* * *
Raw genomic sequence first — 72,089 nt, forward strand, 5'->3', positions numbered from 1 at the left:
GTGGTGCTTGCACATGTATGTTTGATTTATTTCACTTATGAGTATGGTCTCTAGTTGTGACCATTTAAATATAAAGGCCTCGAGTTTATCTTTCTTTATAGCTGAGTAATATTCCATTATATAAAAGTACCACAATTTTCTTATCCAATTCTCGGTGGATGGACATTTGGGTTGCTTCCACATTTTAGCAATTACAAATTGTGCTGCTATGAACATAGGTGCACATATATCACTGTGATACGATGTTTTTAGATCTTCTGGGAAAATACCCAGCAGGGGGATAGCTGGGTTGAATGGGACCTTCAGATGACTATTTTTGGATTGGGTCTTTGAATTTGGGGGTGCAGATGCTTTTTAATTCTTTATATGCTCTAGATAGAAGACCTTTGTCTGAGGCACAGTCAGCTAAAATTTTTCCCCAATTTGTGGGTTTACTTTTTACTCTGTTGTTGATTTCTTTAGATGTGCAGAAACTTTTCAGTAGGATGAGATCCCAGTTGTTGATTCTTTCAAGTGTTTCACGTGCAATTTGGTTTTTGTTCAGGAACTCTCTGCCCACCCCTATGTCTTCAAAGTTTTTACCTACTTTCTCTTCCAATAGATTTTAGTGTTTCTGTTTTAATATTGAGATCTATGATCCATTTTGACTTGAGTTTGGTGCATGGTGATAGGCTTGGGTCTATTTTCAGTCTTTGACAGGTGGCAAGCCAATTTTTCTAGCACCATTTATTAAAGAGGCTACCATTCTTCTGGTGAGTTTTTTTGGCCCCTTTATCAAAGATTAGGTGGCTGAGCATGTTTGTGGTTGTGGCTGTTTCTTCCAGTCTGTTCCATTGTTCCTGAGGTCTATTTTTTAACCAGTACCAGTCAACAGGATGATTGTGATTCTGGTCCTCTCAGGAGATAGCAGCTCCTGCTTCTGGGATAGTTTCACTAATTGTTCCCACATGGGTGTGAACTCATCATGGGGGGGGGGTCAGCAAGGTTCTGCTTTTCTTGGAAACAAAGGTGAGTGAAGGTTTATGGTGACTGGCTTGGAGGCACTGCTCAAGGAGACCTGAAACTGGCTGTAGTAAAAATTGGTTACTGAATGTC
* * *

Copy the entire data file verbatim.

Raw genomic sequence first — 72,089 nt, forward strand, 5'->3', positions numbered from 1 at the left:
GTGGTGCTTGCACATGTATGTTTGATTTATTTCACTTATGAGTATGGTCTCTAGTTGTGACCATTTAAATATAAAGGCCTCGAGTTTATCTTTCTTTATAGCTGAGTAATATTCCATTATATAAAAGTACCACAATTTTCTTATCCAATTCTCGGTGGATGGACATTTGGGTTGCTTCCACATTTTAGCAATTACAAATTGTGCTGCTATGAACATAGGTGCACATATATCACTGTGATACGATGTTTTTAGATCTTCTGGGAAAATACCCAGCAGGGGGATAGCTGGGTTGAATGGGACCTTCAGATGACTATTTTTGGATTGGGTCTTTGAATTTGGGGGTGCAGATGCTTTTTAATTCTTTATATGCTCTAGATAGAAGACCTTTGTCTGAGGCACAGTCAGCTAAAATTTTTCCCCAATTTGTGGGTTTACTTTTTACTCTGTTGTTGATTTCTTTAGATGTGCAGAAACTTTTCAGTAGGATGAGATCCCAGTTGTTGATTCTTTCAAGTGTTTCACGTGCAATTTGGTTTTTGTTCAGGAACTCTCTGCCCACCCCTATGTCTTCAAAGTTTTTACCTACTTTCTCTTCCAATAGATTTTAGTGTTTCTGTTTTAATATTGAGATCTATGATCCATTTTGACTTGAGTTTGGTGCATGGTGATAGGCTTGGGTCTATTTTCAGTCTTTGACAGGTGGCAAGCCAATTTTTCTAGCACCATTTATTAAAGAGGCTACCATTCTTCTGGTGAGTTTTTTTGGCCCCTTTATCAAAGATTAGGTGGCTGAGCATGTTTGTGGTTGTGGCTGTTTCTTCCAGTCTGTTCCATTGTTCCTGAGGTCTATTTTTTAACCAGTACCAGTCAACAGGATGATTGTGATTCTGGTCCTCTCAGGAGATAGCAGCTCCTGCTTCTGGGATAGTTTCACTAATTGTTCCCACATGGGTGTGAACTCATCATGGGGGGGGGGTCAGCAAGGTTCTGCTTTTCTTGGAAACAAAGGTGAGTGAAGGTTTATGGTGACTGGCTTGGAGGCACTGCTCAAGGAGACCTGAAACTGGCTGTAGTAAAAATTGGTTACTGAATGTC